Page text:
2022 Arctic

Ice Core and Firn Aquifer Studies at Combatant Col, British Columbia, Canada

This project aims to recover an ice core at Combatant Col, BC, Canada to reconstruct hydroclimate variability over the last 500 years. Previous work at Combatant Col demonstrates preservation of annual stratigraphy, water-isotope and geochemical records reflecting important climate and environmental variables including atmospheric circulation, snow accumulation, fire activity, and trans-Pacific dust transport. Existing North Pacific ice cores are located exclusively in Alaska and the Yukon. Combatant Col significantly expands the spatial coverage of ice core records, while simultaneously providing a unique record of hydroclimate in southwestern British Columbia. This project will conduct detailed radar surveys and ice-flow modeling to better understand the glaciological setting and to select the optimal site for drilling. A core to bedrock will be retrieved using the Electrothermal Drill. Analysis of the ice core will include water isotope ratios and visual stratigraphy. In combination with high-resolution radar imaging, the core from Combatant Col will be used to determine whether the observed firn-aquifer at this site (liquid water is stored perennially above the firn-ice transition) has been a persistent feature at the site, or whether it has formed recently, and to determine its impact on glacier energy balance and dynamics. The core will be archived and made available for additional analyses by the ice core research community.

GreenDrill: The response of the northern Greenland Ice Sheet to Arctic Warmth - Direct constrains from sub-ice bedrock

The goal of this project is to gather new data to test the sensitivity of the northern Greenland Ice Sheet (GrIS) and its potential to contribute to sea level rise in the future. Specifically, data from the GreenDrill project will better constrain the response of the GrIS to past periods of warmth and address the hypothesis that the northern GrIS is more sensitive to Arctic warming than the southern GrIS. Using the Agile Sub-Ice Geological Drill and the Winkie Drill, the team will drill through the ice at sites in northern Greenland, sample bedrock obtained from those cores, and analyze a suite of cosmogenic nuclides (Beryllium-10, Aluminum-26, Chlorine-36, Carbon-14, and Neon-21) that can act as signatures of changes to the GrIS margin. These data will deliver direct observations of periods when the GrIS was substantially smaller than today and ice sheet margins retreated inland. Results will be incorporated into a numerical ice sheet model with a built-in cosmogenic nuclide module to identify plausible ice sheet histories. The modeling experiments will help understand the mechanisms and climate forcing underlying past periods of ice sheet retreat and help inform predictions of the future. Based on the melting scenarios, a first-order map of sea level rise fingerprints and inundation scenarios for major port cities will be produced.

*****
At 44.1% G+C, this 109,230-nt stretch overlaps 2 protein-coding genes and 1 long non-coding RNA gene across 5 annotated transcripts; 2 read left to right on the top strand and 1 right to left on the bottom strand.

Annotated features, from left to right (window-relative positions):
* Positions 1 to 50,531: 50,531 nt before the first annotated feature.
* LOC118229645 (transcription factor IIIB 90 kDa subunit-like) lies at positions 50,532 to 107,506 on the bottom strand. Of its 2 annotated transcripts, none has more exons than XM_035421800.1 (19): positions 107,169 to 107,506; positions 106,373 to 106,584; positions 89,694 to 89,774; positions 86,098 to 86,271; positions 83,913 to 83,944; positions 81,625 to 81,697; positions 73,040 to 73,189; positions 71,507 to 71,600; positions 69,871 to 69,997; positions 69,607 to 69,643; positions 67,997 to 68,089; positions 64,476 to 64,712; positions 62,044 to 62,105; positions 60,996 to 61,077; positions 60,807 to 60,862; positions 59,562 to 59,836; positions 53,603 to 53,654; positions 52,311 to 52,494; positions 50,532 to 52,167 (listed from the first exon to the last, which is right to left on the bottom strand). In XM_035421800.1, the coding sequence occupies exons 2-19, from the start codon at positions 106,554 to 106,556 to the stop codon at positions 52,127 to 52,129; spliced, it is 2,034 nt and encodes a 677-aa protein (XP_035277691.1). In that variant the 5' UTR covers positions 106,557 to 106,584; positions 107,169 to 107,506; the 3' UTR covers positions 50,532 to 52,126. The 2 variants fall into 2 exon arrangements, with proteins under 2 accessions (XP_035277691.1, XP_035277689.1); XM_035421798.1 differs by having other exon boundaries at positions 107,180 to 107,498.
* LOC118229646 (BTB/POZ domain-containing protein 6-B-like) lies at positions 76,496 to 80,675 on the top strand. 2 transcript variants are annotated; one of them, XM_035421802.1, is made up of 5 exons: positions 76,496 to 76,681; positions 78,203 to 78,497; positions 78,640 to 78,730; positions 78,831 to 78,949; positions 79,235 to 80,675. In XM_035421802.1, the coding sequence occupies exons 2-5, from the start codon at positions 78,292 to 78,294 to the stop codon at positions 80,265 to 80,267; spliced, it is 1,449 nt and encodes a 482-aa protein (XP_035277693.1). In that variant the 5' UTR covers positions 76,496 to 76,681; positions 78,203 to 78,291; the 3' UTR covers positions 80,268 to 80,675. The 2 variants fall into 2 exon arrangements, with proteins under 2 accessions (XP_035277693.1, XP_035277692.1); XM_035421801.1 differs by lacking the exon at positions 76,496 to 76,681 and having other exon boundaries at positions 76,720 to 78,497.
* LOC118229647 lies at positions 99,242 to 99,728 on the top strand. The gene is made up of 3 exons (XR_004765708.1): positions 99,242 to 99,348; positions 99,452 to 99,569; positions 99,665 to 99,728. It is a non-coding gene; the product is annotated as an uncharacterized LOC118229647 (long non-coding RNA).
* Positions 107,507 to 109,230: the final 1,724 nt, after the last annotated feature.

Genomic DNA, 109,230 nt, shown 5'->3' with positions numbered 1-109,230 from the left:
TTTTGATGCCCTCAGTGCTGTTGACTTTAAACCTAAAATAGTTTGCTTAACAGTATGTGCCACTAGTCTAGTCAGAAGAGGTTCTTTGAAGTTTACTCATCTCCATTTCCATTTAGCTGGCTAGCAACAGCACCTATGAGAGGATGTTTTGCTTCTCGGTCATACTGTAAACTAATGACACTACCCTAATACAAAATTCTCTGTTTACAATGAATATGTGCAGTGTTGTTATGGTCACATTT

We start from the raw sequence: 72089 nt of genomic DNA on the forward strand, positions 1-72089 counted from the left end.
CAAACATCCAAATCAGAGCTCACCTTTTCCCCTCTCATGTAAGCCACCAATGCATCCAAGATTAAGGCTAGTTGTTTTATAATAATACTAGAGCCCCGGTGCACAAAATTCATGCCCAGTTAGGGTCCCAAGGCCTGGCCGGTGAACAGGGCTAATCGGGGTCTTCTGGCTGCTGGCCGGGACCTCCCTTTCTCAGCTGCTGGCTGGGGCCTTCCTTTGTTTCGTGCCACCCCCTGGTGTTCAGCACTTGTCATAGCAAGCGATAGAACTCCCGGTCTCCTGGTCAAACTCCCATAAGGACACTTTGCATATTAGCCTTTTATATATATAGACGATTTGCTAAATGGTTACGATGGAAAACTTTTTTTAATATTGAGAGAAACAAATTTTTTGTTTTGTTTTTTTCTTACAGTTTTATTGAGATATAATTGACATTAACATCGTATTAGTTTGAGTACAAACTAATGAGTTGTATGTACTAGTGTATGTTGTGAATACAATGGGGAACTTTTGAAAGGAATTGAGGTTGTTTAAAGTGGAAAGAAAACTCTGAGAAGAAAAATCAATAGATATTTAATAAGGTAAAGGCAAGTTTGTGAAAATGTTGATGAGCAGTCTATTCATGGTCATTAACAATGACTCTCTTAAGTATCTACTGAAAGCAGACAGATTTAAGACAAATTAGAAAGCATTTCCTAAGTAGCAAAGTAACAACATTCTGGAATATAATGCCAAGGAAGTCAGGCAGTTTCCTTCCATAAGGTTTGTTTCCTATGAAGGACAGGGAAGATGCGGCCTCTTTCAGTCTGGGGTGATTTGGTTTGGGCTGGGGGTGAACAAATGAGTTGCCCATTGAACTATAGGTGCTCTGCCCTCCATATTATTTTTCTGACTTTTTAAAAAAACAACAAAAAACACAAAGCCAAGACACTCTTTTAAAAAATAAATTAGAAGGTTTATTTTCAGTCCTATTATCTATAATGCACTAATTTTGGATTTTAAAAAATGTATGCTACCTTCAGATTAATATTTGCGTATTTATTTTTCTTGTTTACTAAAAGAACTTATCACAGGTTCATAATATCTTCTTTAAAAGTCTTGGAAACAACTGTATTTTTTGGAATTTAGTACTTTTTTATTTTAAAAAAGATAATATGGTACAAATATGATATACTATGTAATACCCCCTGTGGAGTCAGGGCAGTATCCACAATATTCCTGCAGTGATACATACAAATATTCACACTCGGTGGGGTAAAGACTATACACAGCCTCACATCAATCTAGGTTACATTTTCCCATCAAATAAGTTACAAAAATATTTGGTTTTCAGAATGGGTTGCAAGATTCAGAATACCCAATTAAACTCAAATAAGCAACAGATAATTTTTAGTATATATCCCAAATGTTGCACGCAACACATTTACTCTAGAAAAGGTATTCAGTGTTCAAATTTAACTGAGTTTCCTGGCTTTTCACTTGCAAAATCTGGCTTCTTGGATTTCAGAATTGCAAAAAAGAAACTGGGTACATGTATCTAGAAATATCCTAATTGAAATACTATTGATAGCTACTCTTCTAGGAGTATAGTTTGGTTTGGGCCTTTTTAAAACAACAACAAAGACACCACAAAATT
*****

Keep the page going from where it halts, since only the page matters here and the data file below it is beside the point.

Peru: Investigation of High Andean Snow and Ice Chemistry to Improve Paleoclimatic Reconstruction and Enhance Climate Prediction

This research examines past and modern change in climate over Peru and Bolivia using snow and ice samples to improve predictions for future climate. Instrumental records of climate and environmental variability from the region are sparse, yet ice cores from Central Andean glaciers provide a source of high-resolution records of past climate dynamics and chemistry of the atmosphere extending back centuries to millennia. Climate reconstructions from ice cores can provide added temporal and spatial context to existing multi-proxy climate reconstructions to help assess the impact of natural and human-induced physical and chemical climate change at the storm-scales that impact day to day and season to season events, and in the process, develop analogs for predicting future change. The goal of this research is to combine advances in ice core sampling technology, knowledge of Andean storm event meteorology, cyberinfrastructure, and climate modeling and analysis to fresh snow, snowpits and ice core data from Peru and Bolivia. Using the Thermal Drill, this project will recover approximately 140 meters of snow/firn/ice core from the summit region of Quelccaya during the project’s 2020 field season.

Greenland: Climate Drivers and Ancient History in Greenland Ice

Using the Foro 400 Drill, this project will drill a 400-450 meter long ice core from the Tunu region of northeast Greenland and analyze the core for a broad range of elements, chemical species, and isotopes to reconstruct climate and human impacts during the past ~4000 years. An ice-penetrating radar survey extending 40-km upstream along the ice-flow line upstream of the ice-core site will support interpretation of the aerosol and water isotope records, as well as understanding of any possible impacts from changes in deposition processes upstream. The goal of this research is to develop accurately dated, high-resolution, ice-core records of a broad range of elements and chemical species to expand and extend recently identified, causal linkages between (1) ancient societies; (2) volcanism and hydroclimate; and (3) wars, plagues, social unrest, and economic activity.

Southeast Greenland Surface Mass Balance

Using the Stampfli Drill and a hand auger and Sidewinder, this project will drill shallow firn cores from 2-3 sites in Southeast Greenland. The goal of the project is to investigate decadal variability in accumulation and surface melt intensity and investigate the impact of this variability on Helheim Glacier behavior. The researchers plan to revisit two sites that they last drilled in 2003 as well as an additional lower elevation site as time/resources allow. All drilling will be done during day trips from Kulusuk supported by Twin Otter.